Executive Order Protects Workers and Supports Law-Abiding Contractors

President Barack Obama signed an executive order mandating that federal contractors be required to raise the minimum wage in January 2014.

Today President Barack Obama will sign an executive order to crack down on contractors that don’t comply with workplace laws. The order—based on successful best practices from both the public and private sectors—will help protect the more than one in five Americans who are employed by companies with federal contracts, prevent the waste of taxpayer dollars, and allow law-abiding companies to compete on a fair playing field for government contracts.

The federal government—which contracts out hundreds of billions of dollars worth of goods and services every year—must only contract with companies that have a satisfactory record of performance, integrity, and business ethics. But the contracting system does not effectively review the responsibility records of companies before awarding contracts, nor does it adequately impose conditions on violators that encourage them to reform their practices. Instead, the federal government all too often awards contracts to workplace violators with no strings attached.

As a result, contractors that violate wage and workplace safety laws have little incentive to improve their practices. Even companies with the most egregious violations of workplace laws continue to receive federal contracts—the government awarded $81 billion in federal contracts to these companies in fiscal year 2012 alone, according to a 2013 report from Sen. Tom Harkin (D-IA).

This not only harms workers—many of whom have been killed, injured, and shortchanged tens of millions of dollars by law-breaking contractors—but also taxpayers, since contracting with companies that have egregious records of workplace violations also frequently results in poor contract performance.

The order will ensure that federal contractors respect their employees and obey workplace laws before receiving government contracts. In particular, the order will:

  • Require federal contractors to disclose their record of compliance with workplace laws
  • Ensure that law-breaking companies clean up their acts by empowering federal agencies to consult with the U.S. Department of Labor to investigate and remediate ongoing problems with their contractors

The order builds on best practices from state and local governments, private-sector companies, and, in limited instances, federal government agencies that have adopted thorough responsibility screenings to review a potential contractor’s workplace record before entering into a contract. These laws and policies—which, in some cases, have been on the books for more than a decade—have improved contract performance and protected workers. Moreover, these laws help ensure that law-abiding companies can compete on a fair playing field for government contracts.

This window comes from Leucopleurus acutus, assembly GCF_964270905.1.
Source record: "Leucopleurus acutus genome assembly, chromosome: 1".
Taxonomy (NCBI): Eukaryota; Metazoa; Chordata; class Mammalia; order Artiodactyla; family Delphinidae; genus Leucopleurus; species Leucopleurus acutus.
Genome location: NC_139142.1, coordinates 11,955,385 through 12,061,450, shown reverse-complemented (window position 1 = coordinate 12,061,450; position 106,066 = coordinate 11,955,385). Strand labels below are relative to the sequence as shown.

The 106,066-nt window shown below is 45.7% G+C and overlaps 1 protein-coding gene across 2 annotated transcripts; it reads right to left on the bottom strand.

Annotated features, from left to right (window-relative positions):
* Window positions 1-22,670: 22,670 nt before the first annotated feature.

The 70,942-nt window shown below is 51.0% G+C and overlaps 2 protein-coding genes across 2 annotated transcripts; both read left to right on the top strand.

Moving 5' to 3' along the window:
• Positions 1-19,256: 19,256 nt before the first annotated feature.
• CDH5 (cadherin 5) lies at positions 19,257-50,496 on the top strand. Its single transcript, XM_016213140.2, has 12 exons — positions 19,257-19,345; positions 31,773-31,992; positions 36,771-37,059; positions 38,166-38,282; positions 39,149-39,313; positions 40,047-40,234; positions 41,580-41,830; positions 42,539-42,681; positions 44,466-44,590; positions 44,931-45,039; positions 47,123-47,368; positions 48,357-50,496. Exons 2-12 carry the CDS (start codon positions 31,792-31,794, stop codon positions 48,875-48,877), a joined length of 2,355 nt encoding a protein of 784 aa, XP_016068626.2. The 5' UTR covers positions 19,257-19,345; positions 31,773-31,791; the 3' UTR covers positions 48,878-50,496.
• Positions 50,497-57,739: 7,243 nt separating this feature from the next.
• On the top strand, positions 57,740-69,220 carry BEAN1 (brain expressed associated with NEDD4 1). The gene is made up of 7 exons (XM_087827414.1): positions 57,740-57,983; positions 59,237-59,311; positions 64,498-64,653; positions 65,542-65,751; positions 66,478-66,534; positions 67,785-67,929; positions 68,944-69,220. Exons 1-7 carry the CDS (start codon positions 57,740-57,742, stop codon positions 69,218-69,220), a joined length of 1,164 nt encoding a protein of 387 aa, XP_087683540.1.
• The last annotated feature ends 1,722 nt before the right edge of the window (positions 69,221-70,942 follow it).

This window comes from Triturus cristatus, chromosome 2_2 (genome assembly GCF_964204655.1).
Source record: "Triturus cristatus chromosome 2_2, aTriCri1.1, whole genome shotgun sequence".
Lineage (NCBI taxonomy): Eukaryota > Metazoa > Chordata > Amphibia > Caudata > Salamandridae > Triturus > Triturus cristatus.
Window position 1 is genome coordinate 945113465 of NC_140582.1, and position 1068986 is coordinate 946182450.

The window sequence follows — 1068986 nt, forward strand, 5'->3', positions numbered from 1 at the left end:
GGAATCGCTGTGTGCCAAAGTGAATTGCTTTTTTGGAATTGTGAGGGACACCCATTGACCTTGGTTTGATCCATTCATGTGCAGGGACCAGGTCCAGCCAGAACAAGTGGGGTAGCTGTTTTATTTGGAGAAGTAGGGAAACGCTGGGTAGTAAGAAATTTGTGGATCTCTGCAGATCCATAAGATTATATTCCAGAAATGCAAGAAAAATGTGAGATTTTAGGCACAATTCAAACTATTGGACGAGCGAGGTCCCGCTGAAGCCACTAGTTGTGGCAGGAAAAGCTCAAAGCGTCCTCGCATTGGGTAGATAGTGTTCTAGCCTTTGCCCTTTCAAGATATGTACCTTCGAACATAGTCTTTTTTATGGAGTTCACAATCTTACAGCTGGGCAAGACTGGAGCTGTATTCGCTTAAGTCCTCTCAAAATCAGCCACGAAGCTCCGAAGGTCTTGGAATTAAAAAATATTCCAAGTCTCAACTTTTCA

Responsibility screening is common and effective

Many states—including California, Connecticut, Illinois, Massachusetts, Minnesota, and New York, as well as the District of Columbia and other major cities, including Los Angeles and New York City—have responsible bidder-screening programs. They have adopted these laws to improve the quality of their contractor pools and do a better job of identifying companies with long track records of committing fraud, wasting taxpayer funds, violating workplace laws and other important regulatory protections, as well as those lacking the proper experience and licensure.

For example, Massachusetts has enacted a prequalification process for contractors bidding on state and local public-works projects, which is mandatory for projects of more than $10 million and optional for smaller projects. Prequalification is based upon various factors, including a review of the firm’s safety record and compliance with workplace laws. The Massachusetts attorney general’s bid compliance unit—which enforces the state’s prequalification law and reviews challenges to agency contract award decisions—resolved 218 protests in fiscal year 2009, the most recent year for which data are publically available.

New York law also requires state agencies to make a determination of responsibility before awarding a contract and encourages the use of use tools such as vendor certification and ongoing monitoring to correct problems found in responsibility reviews. New York State Comptroller Thomas DiNapoli approved a $4.7 million painting contract in May, but only after the state transportation agency appointed an independent integrity monitor to ensure that the contractor complies with wage laws. The comptroller—who reviews contracts for state agencies—had previously rejected the contractor due to an apparent connection to companies that were debarred for wage violations.